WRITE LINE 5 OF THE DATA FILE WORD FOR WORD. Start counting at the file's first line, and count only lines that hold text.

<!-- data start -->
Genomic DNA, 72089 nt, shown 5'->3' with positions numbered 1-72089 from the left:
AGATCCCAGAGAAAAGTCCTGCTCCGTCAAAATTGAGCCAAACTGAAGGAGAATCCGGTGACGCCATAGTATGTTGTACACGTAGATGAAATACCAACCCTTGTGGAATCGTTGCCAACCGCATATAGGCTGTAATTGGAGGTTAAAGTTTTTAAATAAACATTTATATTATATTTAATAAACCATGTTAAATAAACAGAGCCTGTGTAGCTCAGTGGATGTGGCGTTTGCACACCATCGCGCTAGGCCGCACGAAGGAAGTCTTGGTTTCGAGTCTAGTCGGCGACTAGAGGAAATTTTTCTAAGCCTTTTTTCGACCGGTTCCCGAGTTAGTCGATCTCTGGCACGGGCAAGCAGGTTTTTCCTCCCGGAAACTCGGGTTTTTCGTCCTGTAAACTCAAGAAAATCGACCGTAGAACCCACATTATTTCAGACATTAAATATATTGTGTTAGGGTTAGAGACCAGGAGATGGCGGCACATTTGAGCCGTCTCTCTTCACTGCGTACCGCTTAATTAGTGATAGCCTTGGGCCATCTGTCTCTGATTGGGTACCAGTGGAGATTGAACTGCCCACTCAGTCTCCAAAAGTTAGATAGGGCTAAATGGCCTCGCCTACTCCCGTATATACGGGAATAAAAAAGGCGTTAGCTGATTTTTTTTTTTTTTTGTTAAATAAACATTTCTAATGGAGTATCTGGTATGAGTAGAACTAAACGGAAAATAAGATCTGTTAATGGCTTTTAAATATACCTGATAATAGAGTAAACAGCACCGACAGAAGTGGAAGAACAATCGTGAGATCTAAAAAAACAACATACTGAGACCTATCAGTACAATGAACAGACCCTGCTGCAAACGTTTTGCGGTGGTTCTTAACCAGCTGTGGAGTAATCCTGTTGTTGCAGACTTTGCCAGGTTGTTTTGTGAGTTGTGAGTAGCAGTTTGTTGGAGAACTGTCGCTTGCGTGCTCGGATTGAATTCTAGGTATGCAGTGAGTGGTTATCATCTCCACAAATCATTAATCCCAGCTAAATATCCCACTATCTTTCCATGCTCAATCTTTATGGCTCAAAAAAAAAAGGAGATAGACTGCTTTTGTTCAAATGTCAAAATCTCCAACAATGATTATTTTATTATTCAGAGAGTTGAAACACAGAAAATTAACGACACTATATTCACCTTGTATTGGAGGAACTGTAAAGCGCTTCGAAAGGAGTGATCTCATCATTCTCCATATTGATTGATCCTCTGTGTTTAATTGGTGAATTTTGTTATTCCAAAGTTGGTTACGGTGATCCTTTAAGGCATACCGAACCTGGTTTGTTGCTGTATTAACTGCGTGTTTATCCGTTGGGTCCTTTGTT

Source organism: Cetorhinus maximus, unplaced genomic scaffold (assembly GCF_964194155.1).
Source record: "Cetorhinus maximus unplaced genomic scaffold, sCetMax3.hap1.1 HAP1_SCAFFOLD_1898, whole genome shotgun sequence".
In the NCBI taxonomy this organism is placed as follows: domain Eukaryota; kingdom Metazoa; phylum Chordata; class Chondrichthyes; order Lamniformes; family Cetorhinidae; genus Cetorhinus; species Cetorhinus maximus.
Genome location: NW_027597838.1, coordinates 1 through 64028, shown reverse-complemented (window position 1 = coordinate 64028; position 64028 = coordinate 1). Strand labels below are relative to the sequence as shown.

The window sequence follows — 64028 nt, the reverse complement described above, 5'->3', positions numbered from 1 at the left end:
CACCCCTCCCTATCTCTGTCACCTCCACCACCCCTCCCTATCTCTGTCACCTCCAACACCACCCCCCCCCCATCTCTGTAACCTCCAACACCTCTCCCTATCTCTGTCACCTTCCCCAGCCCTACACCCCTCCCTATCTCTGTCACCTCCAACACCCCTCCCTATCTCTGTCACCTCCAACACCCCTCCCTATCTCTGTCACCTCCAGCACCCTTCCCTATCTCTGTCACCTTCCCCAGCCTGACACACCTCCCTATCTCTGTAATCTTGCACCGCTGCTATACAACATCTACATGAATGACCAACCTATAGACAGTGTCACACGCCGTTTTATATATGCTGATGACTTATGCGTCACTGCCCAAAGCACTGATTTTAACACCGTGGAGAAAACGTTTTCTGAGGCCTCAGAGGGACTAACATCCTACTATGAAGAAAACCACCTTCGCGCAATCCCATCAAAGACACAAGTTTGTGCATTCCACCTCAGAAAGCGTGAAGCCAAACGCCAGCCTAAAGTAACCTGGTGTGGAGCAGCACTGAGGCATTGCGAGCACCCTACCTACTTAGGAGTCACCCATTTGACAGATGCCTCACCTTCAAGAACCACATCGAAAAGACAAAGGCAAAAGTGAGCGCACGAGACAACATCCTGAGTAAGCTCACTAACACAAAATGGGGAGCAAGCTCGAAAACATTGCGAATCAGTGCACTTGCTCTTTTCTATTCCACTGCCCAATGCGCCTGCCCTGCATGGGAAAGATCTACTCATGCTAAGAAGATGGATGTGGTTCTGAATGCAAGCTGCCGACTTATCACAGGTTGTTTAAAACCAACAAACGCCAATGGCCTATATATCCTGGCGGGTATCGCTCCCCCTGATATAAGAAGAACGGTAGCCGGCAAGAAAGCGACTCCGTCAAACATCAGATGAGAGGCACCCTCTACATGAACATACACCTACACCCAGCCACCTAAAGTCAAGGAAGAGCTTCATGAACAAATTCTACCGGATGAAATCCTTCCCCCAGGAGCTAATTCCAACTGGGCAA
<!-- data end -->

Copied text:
In the NCBI taxonomy this organism is placed as follows: domain Eukaryota; kingdom Metazoa; phylum Chordata; class Chondrichthyes; order Lamniformes; family Cetorhinidae; genus Cetorhinus; species Cetorhinus maximus.